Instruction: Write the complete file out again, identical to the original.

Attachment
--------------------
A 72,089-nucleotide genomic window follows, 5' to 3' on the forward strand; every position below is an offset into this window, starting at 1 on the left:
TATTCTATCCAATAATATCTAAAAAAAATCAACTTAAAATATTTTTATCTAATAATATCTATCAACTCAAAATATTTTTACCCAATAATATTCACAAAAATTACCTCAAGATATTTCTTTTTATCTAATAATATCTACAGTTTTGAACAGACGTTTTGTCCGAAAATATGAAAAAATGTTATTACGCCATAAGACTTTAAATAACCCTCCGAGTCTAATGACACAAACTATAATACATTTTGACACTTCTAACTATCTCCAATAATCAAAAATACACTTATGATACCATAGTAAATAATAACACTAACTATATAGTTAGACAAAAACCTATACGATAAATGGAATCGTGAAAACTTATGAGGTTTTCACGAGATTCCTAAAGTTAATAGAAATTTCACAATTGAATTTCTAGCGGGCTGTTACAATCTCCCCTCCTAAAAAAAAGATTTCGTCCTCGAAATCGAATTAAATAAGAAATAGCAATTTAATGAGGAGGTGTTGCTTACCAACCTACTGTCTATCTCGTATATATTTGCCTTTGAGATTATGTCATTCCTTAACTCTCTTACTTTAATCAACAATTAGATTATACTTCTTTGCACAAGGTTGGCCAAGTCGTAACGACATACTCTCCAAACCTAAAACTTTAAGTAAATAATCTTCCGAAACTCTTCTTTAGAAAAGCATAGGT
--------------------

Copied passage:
A 72,089-nucleotide genomic window follows, 5' to 3' on the forward strand; every position below is an offset into this window, starting at 1 on the left:
TATTCTATCCAATAATATCTAAAAAAAATCAACTTAAAATATTTTTATCTAATAATATCTATCAACTCAAAATATTTTTACCCAATAATATTCACAAAAATTACCTCAAGATATTTCTTTTTATCTAATAATATCTACAGTTTTGAACAGACGTTTTGTCCGAAAATATGAAAAAATGTTATTACGCCATAAGACTTTAAATAACCCTCCGAGTCTAATGACACAAACTATAATACATTTTGACACTTCTAACTATCTCCAATAATCAAAAATACACTTATGATACCATAGTAAATAATAACACTAACTATATAGTTAGACAAAAACCTATACGATAAATGGAATCGTGAAAACTTATGAGGTTTTCACGAGATTCCTAAAGTTAATAGAAATTTCACAATTGAATTTCTAGCGGGCTGTTACAATCTCCCCTCCTAAAAAAAAGATTTCGTCCTCGAAATCGAATTAAATAAGAAATAGCAATTTAATGAGGAGGTGTTGCTTACCAACCTACTGTCTATCTCGTATATATTTGCCTTTGAGATTATGTCATTCCTTAACTCTCTTACTTTAATCAACAATTAGATTATACTTCTTTGCACAAGGTTGGCCAAGTCGTAACGACATACTCTCCAAACCTAAAACTTTAAGTAAATAATCTTCCGAAACTCTTCTTTAGAAAAGCATAGGT